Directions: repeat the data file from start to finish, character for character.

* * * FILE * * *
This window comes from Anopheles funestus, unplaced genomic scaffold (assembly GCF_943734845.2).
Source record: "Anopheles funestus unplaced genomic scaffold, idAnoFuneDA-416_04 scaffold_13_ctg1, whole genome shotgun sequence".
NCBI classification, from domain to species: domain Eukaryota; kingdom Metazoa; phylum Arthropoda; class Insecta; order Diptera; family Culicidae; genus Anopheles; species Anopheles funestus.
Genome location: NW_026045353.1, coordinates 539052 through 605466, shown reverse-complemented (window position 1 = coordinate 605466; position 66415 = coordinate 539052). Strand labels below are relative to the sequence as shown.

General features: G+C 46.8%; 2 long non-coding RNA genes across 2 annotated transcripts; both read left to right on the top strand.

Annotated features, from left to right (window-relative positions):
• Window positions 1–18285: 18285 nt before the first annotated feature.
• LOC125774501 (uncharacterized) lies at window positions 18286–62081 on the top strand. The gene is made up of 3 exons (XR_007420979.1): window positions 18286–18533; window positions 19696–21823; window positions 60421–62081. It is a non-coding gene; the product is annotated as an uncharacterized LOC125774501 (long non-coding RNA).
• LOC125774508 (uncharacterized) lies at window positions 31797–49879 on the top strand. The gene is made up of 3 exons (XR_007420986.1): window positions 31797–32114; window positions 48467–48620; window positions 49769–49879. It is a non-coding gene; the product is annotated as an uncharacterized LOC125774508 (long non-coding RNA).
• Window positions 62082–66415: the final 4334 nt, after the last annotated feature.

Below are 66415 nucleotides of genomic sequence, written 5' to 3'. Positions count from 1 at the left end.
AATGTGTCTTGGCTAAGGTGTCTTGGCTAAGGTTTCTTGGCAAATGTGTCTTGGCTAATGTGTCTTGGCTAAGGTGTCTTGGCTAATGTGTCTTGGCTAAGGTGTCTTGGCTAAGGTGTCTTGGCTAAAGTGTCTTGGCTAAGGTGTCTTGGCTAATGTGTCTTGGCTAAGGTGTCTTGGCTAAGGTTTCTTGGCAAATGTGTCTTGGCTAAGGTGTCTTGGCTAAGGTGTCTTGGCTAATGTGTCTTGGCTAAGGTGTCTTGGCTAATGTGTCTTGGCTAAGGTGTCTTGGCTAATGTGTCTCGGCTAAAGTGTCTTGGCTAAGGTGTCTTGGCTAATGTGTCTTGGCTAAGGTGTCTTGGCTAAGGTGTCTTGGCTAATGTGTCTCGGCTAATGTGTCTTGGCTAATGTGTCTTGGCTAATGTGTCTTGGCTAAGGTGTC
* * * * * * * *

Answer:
This window comes from Anopheles funestus, unplaced genomic scaffold (assembly GCF_943734845.2).
Source record: "Anopheles funestus unplaced genomic scaffold, idAnoFuneDA-416_04 scaffold_13_ctg1, whole genome shotgun sequence".
NCBI classification, from domain to species: domain Eukaryota; kingdom Metazoa; phylum Arthropoda; class Insecta; order Diptera; family Culicidae; genus Anopheles; species Anopheles funestus.
Genome location: NW_026045353.1, coordinates 539052 through 605466, shown reverse-complemented (window position 1 = coordinate 605466; position 66415 = coordinate 539052). Strand labels below are relative to the sequence as shown.

General features: G+C 46.8%; 2 long non-coding RNA genes across 2 annotated transcripts; both read left to right on the top strand.

Annotated features, from left to right (window-relative positions):
• Window positions 1–18285: 18285 nt before the first annotated feature.
• LOC125774501 (uncharacterized) lies at window positions 18286–62081 on the top strand. The gene is made up of 3 exons (XR_007420979.1): window positions 18286–18533; window positions 19696–21823; window positions 60421–62081. It is a non-coding gene; the product is annotated as an uncharacterized LOC125774501 (long non-coding RNA).
• LOC125774508 (uncharacterized) lies at window positions 31797–49879 on the top strand. The gene is made up of 3 exons (XR_007420986.1): window positions 31797–32114; window positions 48467–48620; window positions 49769–49879. It is a non-coding gene; the product is annotated as an uncharacterized LOC125774508 (long non-coding RNA).
• Window positions 62082–66415: the final 4334 nt, after the last annotated feature.

Below are 66415 nucleotides of genomic sequence, written 5' to 3'. Positions count from 1 at the left end.
AATGTGTCTTGGCTAAGGTGTCTTGGCTAAGGTTTCTTGGCAAATGTGTCTTGGCTAATGTGTCTTGGCTAAGGTGTCTTGGCTAATGTGTCTTGGCTAAGGTGTCTTGGCTAAGGTGTCTTGGCTAAAGTGTCTTGGCTAAGGTGTCTTGGCTAATGTGTCTTGGCTAAGGTGTCTTGGCTAAGGTTTCTTGGCAAATGTGTCTTGGCTAAGGTGTCTTGGCTAAGGTGTCTTGGCTAATGTGTCTTGGCTAAGGTGTCTTGGCTAATGTGTCTTGGCTAAGGTGTCTTGGCTAATGTGTCTCGGCTAAAGTGTCTTGGCTAAGGTGTCTTGGCTAATGTGTCTTGGCTAAGGTGTCTTGGCTAAGGTGTCTTGGCTAATGTGTCTCGGCTAATGTGTCTTGGCTAATGTGTCTTGGCTAATGTGTCTTGGCTAAGGTGTC